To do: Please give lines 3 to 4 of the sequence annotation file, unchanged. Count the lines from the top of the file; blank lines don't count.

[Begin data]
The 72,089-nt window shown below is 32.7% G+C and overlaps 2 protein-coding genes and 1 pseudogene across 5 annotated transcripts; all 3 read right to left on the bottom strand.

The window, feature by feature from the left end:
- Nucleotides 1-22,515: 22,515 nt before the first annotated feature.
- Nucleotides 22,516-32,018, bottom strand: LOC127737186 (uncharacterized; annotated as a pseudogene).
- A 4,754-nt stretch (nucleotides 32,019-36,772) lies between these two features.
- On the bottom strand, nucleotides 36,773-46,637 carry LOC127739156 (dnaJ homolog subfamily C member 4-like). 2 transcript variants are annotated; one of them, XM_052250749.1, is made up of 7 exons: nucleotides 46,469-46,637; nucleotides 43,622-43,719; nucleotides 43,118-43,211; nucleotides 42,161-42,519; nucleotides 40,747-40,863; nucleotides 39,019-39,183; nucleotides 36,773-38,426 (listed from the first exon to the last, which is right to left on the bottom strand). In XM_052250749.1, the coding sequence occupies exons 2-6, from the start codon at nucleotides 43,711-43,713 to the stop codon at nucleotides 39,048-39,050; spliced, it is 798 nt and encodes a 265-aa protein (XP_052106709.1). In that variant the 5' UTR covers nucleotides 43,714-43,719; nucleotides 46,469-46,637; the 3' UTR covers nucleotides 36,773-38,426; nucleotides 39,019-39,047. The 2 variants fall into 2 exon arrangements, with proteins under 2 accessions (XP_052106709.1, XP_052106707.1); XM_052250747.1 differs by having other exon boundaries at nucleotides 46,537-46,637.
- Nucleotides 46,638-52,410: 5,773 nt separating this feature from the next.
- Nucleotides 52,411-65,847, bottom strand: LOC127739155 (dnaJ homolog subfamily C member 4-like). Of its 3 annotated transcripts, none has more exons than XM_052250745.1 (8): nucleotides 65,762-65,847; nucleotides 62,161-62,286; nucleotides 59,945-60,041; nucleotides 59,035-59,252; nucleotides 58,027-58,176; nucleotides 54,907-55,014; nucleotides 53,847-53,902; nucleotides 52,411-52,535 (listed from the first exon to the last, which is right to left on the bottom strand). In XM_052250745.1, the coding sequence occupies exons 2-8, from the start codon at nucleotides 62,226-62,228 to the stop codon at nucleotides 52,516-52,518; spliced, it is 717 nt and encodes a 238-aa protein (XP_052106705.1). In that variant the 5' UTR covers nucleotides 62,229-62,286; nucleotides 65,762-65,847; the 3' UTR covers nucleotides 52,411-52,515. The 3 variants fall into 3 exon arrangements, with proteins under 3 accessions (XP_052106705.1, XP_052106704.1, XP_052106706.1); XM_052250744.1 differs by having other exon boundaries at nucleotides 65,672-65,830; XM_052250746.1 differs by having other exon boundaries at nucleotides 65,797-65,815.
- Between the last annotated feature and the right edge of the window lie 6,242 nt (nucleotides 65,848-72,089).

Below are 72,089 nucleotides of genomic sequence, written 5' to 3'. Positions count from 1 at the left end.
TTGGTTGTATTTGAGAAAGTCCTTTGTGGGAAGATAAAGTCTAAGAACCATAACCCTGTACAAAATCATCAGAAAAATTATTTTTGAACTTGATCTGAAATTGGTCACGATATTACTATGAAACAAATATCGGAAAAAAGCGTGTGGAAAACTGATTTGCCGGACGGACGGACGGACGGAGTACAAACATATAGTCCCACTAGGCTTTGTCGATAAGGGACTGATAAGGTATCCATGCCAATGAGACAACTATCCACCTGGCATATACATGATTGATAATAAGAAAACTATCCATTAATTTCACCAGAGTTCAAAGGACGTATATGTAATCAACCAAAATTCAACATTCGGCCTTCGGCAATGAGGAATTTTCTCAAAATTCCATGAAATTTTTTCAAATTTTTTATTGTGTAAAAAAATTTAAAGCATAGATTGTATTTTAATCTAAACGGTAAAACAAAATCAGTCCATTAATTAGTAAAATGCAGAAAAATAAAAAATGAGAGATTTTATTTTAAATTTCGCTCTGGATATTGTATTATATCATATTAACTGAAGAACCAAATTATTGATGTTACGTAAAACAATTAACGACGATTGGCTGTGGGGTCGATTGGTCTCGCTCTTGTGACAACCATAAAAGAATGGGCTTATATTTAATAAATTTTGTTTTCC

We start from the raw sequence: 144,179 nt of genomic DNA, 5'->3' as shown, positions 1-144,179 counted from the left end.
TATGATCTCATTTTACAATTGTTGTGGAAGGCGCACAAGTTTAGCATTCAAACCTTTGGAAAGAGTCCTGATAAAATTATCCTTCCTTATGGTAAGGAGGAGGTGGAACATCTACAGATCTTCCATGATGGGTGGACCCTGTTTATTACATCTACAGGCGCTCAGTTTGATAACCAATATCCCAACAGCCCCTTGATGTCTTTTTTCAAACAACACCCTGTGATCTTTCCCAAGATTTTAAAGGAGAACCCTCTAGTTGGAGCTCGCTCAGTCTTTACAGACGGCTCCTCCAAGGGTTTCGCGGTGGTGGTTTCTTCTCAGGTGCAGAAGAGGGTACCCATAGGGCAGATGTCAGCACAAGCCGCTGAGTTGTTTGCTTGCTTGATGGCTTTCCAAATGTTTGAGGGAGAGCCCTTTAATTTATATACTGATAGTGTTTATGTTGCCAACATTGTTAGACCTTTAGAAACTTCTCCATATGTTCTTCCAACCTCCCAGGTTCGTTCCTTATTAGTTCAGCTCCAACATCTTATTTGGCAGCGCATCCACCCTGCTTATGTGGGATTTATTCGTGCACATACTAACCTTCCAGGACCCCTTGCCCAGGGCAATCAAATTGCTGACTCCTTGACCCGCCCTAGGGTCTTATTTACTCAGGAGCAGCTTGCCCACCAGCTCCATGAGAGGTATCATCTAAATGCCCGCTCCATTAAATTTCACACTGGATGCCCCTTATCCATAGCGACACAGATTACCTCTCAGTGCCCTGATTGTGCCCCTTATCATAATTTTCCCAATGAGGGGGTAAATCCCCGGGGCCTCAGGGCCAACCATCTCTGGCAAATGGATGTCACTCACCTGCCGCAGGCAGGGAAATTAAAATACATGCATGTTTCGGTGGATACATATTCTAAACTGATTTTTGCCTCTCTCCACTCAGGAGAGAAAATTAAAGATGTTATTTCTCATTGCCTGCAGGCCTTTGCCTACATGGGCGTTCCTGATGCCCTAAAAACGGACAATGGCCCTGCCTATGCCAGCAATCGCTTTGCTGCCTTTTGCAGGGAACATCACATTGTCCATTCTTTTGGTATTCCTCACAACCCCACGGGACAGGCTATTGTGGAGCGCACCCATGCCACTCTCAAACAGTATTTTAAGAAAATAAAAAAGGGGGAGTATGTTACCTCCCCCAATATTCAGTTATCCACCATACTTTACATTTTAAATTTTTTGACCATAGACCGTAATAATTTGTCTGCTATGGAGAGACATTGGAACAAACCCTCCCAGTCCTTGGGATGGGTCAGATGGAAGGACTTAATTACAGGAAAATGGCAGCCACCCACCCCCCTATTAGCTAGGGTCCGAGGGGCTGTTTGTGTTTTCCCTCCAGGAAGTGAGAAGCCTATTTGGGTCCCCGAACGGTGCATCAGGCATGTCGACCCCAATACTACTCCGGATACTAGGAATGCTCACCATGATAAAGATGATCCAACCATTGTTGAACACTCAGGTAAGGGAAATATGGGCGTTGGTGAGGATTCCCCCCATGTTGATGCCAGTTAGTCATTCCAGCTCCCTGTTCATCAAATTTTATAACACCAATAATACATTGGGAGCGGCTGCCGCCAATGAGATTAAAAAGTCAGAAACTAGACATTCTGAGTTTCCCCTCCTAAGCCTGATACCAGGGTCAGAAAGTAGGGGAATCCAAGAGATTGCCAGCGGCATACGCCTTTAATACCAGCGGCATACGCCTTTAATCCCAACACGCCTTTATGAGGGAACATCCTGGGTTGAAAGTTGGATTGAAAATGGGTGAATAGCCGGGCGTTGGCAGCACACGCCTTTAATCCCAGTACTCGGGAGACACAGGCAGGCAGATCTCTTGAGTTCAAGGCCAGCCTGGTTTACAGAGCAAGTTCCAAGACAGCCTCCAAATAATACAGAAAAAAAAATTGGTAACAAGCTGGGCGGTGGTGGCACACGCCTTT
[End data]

- Nucleotides 1-22,515: 22,515 nt before the first annotated feature.
- Nucleotides 22,516-32,018, bottom strand: LOC127737186 (uncharacterized; annotated as a pseudogene).